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New Army Respiratory Protective Mask

BERDEEN PROVING GROUND, Md. (Oct. 20, 2015) — Army researchers have
developed a simple, comfortable, wrap-style respiratory protective mask for
protection against riot control agents called the Integrated Respiratory and Eye
Protective Scarf or IREPS and the U.S. Army Edgewood Chemical Biological Center,
also known as ECBC, is making it as a simple as putting on a surgical mask.

ECBC researchers Dave Caretti, Dan Barker and Doug Wilke developed the idea for
the solution from specialized operators, who expressed a need for a protective mask
to protect against riot control agents such as 2-chlorobenzalmalononitrile, also
known as CS, or tear gas.

The operators also wanted a mask that could protect users who have beards, or
must operate with other unique head-borne equipment.

Currently, users wear a traditional full general protective mask when disseminating
riot agents. This mask is a hard material and the user must remove any existing
equipment on their face to put it on. This process can take time that operators might
not have during emergency situations.

“The solution we envisioned would easily integrate with the user’s helmet,
communications headphones and protective eyewear, so that it could provide a
simple solution for all users,” Caretti said.

Members of law enforcement, who use CS and other riot control agents, could also
use this type of mask when necessary and avoid wasting time with a traditional
full-face piece respirator that requires the removal of protective helmets and other
head-borne items.

The filter component passed the National Institute for Occupational Safety and
Health, or NIOSH, standards for protection from a CS riot control agent and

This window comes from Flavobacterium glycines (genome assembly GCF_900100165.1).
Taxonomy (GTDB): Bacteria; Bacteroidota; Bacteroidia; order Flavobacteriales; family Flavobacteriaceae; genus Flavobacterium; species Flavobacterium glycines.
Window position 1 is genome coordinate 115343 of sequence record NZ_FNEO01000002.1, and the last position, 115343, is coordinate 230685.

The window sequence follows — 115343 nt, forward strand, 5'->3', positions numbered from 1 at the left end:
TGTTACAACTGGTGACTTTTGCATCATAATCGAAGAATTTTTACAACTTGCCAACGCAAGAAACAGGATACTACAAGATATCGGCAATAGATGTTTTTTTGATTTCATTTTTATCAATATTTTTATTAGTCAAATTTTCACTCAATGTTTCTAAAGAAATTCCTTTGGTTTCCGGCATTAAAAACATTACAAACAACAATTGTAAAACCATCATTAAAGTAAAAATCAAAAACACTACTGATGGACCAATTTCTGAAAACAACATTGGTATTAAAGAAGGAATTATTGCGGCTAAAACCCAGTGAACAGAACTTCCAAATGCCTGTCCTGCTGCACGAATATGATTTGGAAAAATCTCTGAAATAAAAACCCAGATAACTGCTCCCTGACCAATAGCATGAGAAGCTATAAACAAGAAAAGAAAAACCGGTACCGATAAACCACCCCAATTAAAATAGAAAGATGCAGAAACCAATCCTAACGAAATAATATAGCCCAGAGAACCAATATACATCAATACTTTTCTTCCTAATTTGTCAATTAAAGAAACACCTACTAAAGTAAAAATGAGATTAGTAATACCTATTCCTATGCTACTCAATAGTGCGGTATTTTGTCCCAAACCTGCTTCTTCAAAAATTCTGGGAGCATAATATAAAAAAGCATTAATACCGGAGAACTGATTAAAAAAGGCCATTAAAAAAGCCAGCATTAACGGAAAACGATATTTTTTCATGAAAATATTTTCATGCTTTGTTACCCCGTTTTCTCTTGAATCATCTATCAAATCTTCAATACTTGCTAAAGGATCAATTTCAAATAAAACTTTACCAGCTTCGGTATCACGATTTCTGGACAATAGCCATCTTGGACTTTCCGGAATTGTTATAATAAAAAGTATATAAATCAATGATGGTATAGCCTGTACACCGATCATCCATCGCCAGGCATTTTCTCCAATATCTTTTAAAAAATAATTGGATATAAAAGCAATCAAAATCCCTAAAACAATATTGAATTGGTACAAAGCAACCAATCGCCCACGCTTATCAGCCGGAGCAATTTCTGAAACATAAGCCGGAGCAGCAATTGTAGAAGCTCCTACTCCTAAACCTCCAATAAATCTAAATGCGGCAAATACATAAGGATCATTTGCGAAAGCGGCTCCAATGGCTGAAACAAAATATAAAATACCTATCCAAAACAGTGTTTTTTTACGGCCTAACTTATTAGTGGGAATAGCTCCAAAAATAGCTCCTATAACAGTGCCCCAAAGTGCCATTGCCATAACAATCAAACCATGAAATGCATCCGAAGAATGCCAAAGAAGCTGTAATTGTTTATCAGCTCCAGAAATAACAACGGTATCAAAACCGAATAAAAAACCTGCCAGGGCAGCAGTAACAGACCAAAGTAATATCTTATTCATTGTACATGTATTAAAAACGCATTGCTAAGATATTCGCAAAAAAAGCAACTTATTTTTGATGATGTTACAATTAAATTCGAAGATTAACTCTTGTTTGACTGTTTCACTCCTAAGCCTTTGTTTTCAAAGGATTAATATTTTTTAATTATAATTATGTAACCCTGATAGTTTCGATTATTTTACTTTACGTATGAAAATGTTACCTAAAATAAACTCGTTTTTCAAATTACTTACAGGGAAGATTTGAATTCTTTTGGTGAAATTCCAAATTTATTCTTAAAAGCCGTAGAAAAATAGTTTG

demonstrated a filtration capacity of up to 140 minutes.

“We got so much done. We collected data on the media; the wrap design worked
well for the user gear; we got the protection levels above standards from NIOSH.
The last thing we had to do was integrate IREPS with the operator’s eyewear,”
Caretti said.

Eyes are very sensitive, so protecting them is a critical part of any protective mask.
Finding a way to integrate eyewear with the rest of IREPS was the crucial last step.

“You have to protect eyes and oral nasal cavity, and we ended up with several
concepts on paper for how to do so,” Caretti said. “Initially, we believed that
modifications to ballistic protective goggles would be an option for protecting the
eyes from CS, but discovered that many times, users don’t wear such goggles. They
instead wear high-quality sunglasses that might resemble something like Oakley

In an attempt to create a solution that could adapt to a sunglass style, the team
looked at putting gaskets similar to what you might find on swim goggles on the
sunglasses, which would then seal around the eyes to the face.

While the preliminary concept for the eye protection seemed like it could work with
some modifications to minimize lens fogging, the user community still needs to
determine if such an approach is something that could truly be functional.
Unfortunately, the one year program came to a close before the team could fabricate
prototypes for that final step.

Caretti, Barker and Wilke are still engaged with the user, who is still interested in the
prospect of a more flexible, beard-friendly protective mask.

“We got as far as we could in the amount of time that we were given, and we’re very
happy with the progress that we’ve made. But we really would like to see this all the
way through to a final system. Right now, we have IREPS without the ‘E,’ we need
that ‘E’ to make this something that can truly make a difference to users,” Barker
said. “This is something the operators want.”